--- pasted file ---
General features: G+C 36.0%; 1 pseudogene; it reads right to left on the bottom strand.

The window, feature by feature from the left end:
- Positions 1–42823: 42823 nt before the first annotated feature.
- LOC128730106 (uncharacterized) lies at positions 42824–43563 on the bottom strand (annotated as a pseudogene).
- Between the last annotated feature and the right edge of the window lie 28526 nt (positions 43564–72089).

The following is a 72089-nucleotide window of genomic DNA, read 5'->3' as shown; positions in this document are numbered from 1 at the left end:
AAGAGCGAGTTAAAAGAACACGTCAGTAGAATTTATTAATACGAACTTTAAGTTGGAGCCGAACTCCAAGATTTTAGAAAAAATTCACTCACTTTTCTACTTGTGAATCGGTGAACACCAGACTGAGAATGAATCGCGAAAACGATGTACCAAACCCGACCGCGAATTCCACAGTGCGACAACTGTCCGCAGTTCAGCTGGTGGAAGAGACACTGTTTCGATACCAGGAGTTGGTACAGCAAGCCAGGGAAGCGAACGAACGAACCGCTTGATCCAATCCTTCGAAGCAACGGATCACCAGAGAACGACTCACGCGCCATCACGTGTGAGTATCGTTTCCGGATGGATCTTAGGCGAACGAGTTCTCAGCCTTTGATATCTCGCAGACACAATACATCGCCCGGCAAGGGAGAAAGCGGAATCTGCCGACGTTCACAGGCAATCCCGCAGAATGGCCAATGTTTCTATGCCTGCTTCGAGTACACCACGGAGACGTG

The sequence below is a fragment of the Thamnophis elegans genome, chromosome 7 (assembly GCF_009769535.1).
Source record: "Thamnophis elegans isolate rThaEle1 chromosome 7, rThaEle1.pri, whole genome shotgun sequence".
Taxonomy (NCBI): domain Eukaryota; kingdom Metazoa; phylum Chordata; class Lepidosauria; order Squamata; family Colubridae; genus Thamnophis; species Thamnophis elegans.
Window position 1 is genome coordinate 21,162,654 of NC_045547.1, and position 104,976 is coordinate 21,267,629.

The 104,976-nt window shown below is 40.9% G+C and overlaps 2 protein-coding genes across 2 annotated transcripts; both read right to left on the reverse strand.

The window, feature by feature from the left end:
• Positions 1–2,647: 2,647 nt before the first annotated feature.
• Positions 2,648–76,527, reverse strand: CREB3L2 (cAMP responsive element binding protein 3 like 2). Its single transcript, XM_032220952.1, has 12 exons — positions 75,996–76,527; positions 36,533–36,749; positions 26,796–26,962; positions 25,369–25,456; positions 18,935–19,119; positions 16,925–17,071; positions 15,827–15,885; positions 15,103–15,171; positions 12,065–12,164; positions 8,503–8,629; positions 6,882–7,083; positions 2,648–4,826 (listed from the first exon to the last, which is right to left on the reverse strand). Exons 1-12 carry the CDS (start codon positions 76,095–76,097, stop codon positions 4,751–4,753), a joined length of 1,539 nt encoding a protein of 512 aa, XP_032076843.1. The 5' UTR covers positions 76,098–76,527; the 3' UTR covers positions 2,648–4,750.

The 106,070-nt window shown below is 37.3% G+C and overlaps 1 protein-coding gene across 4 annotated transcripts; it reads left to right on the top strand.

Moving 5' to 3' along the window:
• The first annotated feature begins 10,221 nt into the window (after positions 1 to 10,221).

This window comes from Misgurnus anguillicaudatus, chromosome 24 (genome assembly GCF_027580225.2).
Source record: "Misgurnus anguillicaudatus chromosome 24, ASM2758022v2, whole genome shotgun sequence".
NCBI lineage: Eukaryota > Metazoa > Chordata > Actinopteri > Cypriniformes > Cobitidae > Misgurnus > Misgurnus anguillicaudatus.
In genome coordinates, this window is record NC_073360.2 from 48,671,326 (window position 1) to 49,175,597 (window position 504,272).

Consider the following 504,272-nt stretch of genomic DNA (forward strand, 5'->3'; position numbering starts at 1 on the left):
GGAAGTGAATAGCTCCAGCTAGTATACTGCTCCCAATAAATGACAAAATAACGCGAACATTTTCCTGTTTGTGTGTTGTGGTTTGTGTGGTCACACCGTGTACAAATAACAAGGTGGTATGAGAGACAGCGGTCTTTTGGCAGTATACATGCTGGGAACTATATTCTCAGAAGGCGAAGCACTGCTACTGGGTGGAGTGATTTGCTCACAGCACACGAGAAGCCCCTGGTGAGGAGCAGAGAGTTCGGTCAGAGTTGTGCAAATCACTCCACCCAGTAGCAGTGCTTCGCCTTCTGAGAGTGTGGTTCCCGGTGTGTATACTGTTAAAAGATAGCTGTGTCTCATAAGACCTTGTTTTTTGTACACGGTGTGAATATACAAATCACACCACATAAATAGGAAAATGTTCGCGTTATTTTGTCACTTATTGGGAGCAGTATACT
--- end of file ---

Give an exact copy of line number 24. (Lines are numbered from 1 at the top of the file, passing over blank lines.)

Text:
GGAAGTGAATAGCTCCAGCTAGTATACTGCTCCCAATAAATGACAAAATAACGCGAACATTTTCCTGTTTGTGTGTTGTGGTTTGTGTGGTCACACCGTGTACAAATAACAAGGTGGTATGAGAGACAGCGGTCTTTTGGCAGTATACATGCTGGGAACTATATTCTCAGAAGGCGAAGCACTGCTACTGGGTGGAGTGATTTGCTCACAGCACACGAGAAGCCCCTGGTGAGGAGCAGAGAGTTCGGTCAGAGTTGTGCAAATCACTCCACCCAGTAGCAGTGCTTCGCCTTCTGAGAGTGTGGTTCCCGGTGTGTATACTGTTAAAAGATAGCTGTGTCTCATAAGACCTTGTTTTTTGTACACGGTGTGAATATACAAATCACACCACATAAATAGGAAAATGTTCGCGTTATTTTGTCACTTATTGGGAGCAGTATACT